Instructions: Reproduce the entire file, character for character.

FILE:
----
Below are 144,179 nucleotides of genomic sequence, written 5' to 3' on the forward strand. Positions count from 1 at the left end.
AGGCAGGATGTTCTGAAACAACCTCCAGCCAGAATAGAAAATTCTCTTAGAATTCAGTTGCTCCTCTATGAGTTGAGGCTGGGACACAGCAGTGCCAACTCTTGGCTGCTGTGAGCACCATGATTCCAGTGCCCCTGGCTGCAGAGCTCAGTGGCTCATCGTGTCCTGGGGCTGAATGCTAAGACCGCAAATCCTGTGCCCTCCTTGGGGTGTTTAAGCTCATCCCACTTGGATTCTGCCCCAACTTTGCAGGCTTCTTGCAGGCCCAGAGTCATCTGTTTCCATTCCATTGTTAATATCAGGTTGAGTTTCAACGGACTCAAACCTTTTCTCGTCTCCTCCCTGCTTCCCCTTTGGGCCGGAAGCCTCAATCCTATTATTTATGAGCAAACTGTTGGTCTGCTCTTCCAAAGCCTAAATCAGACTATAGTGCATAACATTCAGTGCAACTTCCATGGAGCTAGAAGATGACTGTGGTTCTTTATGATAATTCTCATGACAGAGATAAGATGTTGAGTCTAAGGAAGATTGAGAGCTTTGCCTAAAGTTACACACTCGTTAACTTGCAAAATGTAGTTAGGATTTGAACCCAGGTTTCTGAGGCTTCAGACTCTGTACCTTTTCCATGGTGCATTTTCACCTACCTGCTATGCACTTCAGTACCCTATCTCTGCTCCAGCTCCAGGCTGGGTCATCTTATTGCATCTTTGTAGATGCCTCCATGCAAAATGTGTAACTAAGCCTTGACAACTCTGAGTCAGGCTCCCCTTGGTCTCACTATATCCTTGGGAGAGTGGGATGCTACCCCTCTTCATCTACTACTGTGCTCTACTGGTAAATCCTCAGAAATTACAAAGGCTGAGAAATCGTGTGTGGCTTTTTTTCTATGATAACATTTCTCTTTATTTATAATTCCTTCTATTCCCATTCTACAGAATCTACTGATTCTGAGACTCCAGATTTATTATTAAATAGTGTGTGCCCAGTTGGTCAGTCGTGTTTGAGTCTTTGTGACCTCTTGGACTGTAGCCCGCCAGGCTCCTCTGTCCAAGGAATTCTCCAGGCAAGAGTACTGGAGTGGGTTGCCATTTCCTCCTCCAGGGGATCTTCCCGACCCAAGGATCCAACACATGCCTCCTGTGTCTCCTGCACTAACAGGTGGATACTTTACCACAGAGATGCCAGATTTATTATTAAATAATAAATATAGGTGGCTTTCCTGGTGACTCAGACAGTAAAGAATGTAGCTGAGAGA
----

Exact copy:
Below are 144,179 nucleotides of genomic sequence, written 5' to 3' on the forward strand. Positions count from 1 at the left end.
AGGCAGGATGTTCTGAAACAACCTCCAGCCAGAATAGAAAATTCTCTTAGAATTCAGTTGCTCCTCTATGAGTTGAGGCTGGGACACAGCAGTGCCAACTCTTGGCTGCTGTGAGCACCATGATTCCAGTGCCCCTGGCTGCAGAGCTCAGTGGCTCATCGTGTCCTGGGGCTGAATGCTAAGACCGCAAATCCTGTGCCCTCCTTGGGGTGTTTAAGCTCATCCCACTTGGATTCTGCCCCAACTTTGCAGGCTTCTTGCAGGCCCAGAGTCATCTGTTTCCATTCCATTGTTAATATCAGGTTGAGTTTCAACGGACTCAAACCTTTTCTCGTCTCCTCCCTGCTTCCCCTTTGGGCCGGAAGCCTCAATCCTATTATTTATGAGCAAACTGTTGGTCTGCTCTTCCAAAGCCTAAATCAGACTATAGTGCATAACATTCAGTGCAACTTCCATGGAGCTAGAAGATGACTGTGGTTCTTTATGATAATTCTCATGACAGAGATAAGATGTTGAGTCTAAGGAAGATTGAGAGCTTTGCCTAAAGTTACACACTCGTTAACTTGCAAAATGTAGTTAGGATTTGAACCCAGGTTTCTGAGGCTTCAGACTCTGTACCTTTTCCATGGTGCATTTTCACCTACCTGCTATGCACTTCAGTACCCTATCTCTGCTCCAGCTCCAGGCTGGGTCATCTTATTGCATCTTTGTAGATGCCTCCATGCAAAATGTGTAACTAAGCCTTGACAACTCTGAGTCAGGCTCCCCTTGGTCTCACTATATCCTTGGGAGAGTGGGATGCTACCCCTCTTCATCTACTACTGTGCTCTACTGGTAAATCCTCAGAAATTACAAAGGCTGAGAAATCGTGTGTGGCTTTTTTTCTATGATAACATTTCTCTTTATTTATAATTCCTTCTATTCCCATTCTACAGAATCTACTGATTCTGAGACTCCAGATTTATTATTAAATAGTGTGTGCCCAGTTGGTCAGTCGTGTTTGAGTCTTTGTGACCTCTTGGACTGTAGCCCGCCAGGCTCCTCTGTCCAAGGAATTCTCCAGGCAAGAGTACTGGAGTGGGTTGCCATTTCCTCCTCCAGGGGATCTTCCCGACCCAAGGATCCAACACATGCCTCCTGTGTCTCCTGCACTAACAGGTGGATACTTTACCACAGAGATGCCAGATTTATTATTAAATAATAAATATAGGTGGCTTTCCTGGTGACTCAGACAGTAAAGAATGTAGCTGAGAGA